I take it as as sign of remarkable progress that no one wished me a Happy Mother’s Day this year. Earlier on, this happened fairly often…certainly understandable given my gender transition. There are no published data, but I suspect most transgender parents switch parental titles right along with their names and pronouns. The fact that I didn’t do so probably makes me a bit of an outlier. 1The absence of maternally-themed well wishes therefore reflects a nuanced understanding of my story which was not evident in earlier years and which I greatly appreciate.
Of course I found myself secretly wishing this morning that I wouldn’t be wished Happy Father’s Day, either. I welcome the sentiment, but mismatched gender cues sting the ears even when clearly offered with the finest of intentions. It’s all a bit messy, isn’t it? Sorry.2
To my kids, though, I am still “Dad”. This reflects a number of different things particular to my own personal thinking and circumstance, and not necessarily representative of the trans community in general. First, I have watched my spouse take up and embody the fullness and beauty of motherhood in an an intuitive way that I have never experienced. I would personally think it hubris, if not sacrilege to see myself as her equal. Read this with a generous helping of “in my experience”. Many other trans people negotiate their family dynamics in other equally valid ways based on their own personal understandings. Perhaps my late transition is part of what makes motherhood inconceivable for me personally.
Second, “Dad” is not nearly so much a gendered word for me as the description of a role that I continue to play and refine. Though parents of either gender may do so, the blend of qualities I bring to the table–provider, planner, rough-houser-in-chief, clown, person-who-puts-things-on-the-high-shelf, law-giver, rascal and repairman are still somewhat more associated in my consciousness, if not the collective American social consciousness, with male parenting. At some point along the way, I had to ask my children to re-imagine me in light of transition. This was difficult enough without depriving them of the contributions which they had come to expect from me and for which I continue to have some degree of aptitude.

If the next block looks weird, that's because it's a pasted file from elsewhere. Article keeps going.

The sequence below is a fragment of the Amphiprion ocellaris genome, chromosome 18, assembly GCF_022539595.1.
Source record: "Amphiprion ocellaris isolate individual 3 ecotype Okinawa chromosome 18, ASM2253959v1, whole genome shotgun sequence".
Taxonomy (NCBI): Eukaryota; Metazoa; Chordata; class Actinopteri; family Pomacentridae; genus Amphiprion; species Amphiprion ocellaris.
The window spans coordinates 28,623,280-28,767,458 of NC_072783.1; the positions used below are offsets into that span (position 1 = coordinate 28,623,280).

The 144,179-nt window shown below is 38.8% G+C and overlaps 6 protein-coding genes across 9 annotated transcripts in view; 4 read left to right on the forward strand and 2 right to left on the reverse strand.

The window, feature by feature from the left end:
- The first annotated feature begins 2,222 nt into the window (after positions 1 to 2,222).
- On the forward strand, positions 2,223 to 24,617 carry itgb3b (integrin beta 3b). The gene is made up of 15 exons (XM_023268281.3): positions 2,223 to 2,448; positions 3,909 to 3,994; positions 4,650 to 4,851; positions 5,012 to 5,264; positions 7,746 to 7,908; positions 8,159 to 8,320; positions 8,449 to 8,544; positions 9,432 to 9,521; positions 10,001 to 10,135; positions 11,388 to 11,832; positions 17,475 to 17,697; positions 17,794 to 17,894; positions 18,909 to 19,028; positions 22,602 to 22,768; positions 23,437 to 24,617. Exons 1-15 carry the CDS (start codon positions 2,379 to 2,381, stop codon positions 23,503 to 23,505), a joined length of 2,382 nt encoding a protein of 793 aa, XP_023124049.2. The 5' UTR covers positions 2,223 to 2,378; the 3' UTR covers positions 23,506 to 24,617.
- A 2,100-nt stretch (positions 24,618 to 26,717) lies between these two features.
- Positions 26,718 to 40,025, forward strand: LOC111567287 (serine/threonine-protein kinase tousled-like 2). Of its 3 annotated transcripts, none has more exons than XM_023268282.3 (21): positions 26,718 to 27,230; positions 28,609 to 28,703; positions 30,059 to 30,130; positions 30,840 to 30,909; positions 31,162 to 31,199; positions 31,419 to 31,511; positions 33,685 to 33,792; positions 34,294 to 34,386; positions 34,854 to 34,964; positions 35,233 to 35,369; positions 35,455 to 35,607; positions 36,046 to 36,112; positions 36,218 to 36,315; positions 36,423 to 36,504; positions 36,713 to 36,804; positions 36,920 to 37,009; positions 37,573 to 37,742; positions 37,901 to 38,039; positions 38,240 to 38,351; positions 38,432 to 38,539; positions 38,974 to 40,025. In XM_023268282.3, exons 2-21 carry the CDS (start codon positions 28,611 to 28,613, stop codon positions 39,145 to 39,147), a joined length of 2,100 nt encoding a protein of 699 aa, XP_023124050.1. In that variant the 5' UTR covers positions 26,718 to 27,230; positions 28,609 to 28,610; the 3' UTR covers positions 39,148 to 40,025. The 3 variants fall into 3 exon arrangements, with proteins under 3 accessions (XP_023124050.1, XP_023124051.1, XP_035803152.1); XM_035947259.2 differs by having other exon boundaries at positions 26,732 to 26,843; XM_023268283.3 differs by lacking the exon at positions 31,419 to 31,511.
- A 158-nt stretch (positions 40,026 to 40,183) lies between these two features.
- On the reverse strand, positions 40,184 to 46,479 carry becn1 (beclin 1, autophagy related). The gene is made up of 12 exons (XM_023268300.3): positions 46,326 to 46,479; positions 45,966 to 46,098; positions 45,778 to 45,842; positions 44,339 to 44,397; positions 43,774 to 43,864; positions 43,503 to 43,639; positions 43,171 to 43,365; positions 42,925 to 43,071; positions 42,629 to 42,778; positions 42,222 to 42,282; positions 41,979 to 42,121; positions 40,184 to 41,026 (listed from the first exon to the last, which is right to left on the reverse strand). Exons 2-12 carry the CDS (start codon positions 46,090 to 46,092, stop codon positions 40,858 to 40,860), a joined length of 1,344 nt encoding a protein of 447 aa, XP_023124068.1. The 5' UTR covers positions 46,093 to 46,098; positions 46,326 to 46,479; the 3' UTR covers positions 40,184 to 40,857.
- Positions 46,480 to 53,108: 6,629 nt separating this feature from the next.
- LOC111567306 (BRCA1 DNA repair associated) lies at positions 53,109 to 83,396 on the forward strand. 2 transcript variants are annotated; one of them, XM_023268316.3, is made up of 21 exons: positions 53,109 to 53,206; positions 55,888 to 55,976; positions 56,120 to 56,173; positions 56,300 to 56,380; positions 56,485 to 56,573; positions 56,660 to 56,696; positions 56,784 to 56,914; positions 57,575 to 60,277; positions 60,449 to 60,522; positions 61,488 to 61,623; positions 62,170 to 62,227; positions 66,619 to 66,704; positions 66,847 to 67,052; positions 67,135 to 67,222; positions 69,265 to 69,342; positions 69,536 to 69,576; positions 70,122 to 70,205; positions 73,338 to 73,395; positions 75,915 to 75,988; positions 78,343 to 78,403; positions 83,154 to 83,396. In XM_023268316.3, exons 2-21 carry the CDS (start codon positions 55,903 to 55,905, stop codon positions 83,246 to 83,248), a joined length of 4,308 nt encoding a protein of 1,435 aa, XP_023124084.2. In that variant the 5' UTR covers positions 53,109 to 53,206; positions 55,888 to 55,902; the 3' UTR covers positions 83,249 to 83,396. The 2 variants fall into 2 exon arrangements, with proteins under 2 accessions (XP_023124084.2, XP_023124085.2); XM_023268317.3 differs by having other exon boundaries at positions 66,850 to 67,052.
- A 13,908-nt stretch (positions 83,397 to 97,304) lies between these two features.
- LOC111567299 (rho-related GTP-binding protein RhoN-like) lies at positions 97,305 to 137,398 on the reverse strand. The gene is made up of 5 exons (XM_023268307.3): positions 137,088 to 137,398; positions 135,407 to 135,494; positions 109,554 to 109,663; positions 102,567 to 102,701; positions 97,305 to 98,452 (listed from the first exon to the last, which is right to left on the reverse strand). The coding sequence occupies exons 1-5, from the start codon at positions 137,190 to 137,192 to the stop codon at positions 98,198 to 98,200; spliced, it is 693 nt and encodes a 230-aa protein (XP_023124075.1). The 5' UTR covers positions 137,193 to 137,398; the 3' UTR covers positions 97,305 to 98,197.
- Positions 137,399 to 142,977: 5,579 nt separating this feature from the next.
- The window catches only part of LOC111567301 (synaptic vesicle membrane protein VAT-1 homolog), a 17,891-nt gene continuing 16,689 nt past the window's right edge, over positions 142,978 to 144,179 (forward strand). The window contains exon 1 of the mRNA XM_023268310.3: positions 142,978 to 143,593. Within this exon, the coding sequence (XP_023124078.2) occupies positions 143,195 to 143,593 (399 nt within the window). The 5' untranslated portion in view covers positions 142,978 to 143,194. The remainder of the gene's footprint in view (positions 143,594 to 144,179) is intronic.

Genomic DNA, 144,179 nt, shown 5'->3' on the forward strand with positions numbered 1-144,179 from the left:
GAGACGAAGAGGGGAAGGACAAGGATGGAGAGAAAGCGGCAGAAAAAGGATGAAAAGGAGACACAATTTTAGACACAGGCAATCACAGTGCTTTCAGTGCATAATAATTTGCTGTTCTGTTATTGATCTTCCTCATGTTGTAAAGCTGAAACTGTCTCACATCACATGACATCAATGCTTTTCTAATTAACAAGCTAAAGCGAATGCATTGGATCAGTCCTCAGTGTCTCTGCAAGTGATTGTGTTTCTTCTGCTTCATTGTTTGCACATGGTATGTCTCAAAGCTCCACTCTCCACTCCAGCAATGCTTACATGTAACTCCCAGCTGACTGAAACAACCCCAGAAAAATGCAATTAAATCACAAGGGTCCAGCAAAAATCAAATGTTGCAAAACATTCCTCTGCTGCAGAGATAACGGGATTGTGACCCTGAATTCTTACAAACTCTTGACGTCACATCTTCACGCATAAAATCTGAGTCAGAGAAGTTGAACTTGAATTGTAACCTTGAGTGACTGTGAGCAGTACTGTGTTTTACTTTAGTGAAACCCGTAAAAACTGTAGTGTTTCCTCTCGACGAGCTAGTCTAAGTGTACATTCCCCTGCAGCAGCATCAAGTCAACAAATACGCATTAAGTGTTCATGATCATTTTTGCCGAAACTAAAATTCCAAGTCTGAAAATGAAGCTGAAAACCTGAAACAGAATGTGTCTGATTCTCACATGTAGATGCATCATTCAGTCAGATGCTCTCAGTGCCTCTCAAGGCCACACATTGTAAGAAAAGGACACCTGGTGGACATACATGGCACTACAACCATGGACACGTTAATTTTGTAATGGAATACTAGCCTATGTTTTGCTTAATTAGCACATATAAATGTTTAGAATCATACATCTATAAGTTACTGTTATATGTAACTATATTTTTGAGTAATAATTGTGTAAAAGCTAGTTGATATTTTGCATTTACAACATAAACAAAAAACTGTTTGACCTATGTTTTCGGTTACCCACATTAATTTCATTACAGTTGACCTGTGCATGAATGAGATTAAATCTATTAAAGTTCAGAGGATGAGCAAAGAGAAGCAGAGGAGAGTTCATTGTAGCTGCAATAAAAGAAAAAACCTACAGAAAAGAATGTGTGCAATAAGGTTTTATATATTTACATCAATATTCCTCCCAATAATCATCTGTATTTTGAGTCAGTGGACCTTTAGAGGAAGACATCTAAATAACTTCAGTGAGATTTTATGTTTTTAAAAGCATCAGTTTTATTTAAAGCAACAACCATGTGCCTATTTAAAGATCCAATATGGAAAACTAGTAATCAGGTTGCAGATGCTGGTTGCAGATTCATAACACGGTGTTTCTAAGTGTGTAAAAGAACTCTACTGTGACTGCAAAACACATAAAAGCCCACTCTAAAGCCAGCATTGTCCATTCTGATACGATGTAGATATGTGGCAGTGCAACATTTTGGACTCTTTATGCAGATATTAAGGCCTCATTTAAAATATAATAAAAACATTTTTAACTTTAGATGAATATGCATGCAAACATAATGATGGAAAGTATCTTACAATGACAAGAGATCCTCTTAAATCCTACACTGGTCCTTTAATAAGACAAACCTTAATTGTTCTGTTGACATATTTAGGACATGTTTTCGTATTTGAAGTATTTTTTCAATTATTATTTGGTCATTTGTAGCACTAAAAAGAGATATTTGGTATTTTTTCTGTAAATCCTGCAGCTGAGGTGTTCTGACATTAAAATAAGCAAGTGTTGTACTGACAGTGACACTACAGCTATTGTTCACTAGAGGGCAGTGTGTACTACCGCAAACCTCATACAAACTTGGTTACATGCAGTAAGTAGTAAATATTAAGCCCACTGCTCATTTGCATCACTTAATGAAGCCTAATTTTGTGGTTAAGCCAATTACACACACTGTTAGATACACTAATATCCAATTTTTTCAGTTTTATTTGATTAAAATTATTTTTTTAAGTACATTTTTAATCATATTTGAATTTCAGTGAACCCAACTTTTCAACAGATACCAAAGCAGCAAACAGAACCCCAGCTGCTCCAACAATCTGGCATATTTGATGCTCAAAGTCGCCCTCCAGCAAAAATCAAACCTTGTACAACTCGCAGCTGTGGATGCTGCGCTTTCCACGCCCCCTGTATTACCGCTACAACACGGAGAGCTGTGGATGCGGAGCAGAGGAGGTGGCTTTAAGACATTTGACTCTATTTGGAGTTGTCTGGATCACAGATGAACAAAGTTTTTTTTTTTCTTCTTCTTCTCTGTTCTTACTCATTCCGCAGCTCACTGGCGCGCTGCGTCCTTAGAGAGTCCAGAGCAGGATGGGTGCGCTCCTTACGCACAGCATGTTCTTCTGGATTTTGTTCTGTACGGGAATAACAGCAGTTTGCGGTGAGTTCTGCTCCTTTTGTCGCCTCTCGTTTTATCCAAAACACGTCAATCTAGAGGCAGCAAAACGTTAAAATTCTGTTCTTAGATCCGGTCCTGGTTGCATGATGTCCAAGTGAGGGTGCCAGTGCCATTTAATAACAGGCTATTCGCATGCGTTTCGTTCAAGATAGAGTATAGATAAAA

Finally, and unsurprisingly to those of you regularly reading my ramblings, I simply haven’t figured out a better solution yet. I wade into the water. My son and I especially have had several conversations over the last year about the potential risks of being called “Dad” in public. Not all attention is positive attention, and though I don’t expect I pass to observant folk, neither do I think it is wise to attract unnecessary scrutiny. Further, the fact that I have given him no better alternative label to use means that way he refers to me in my absence reinforces masculine expectations about me among his friends and associates in a way that is potentially awkward later on. It might not be ideal, but frankly, it was hard enough for us all to adapt to “Renae”. One of our friends, through a incident too convoluted to relate, has taken to calling my son “Evil”, and she suggested that perhaps I should be accordingly referred to as The Progenitor of Evil. Works for me…if only it rolled a little more quickly off the tongue.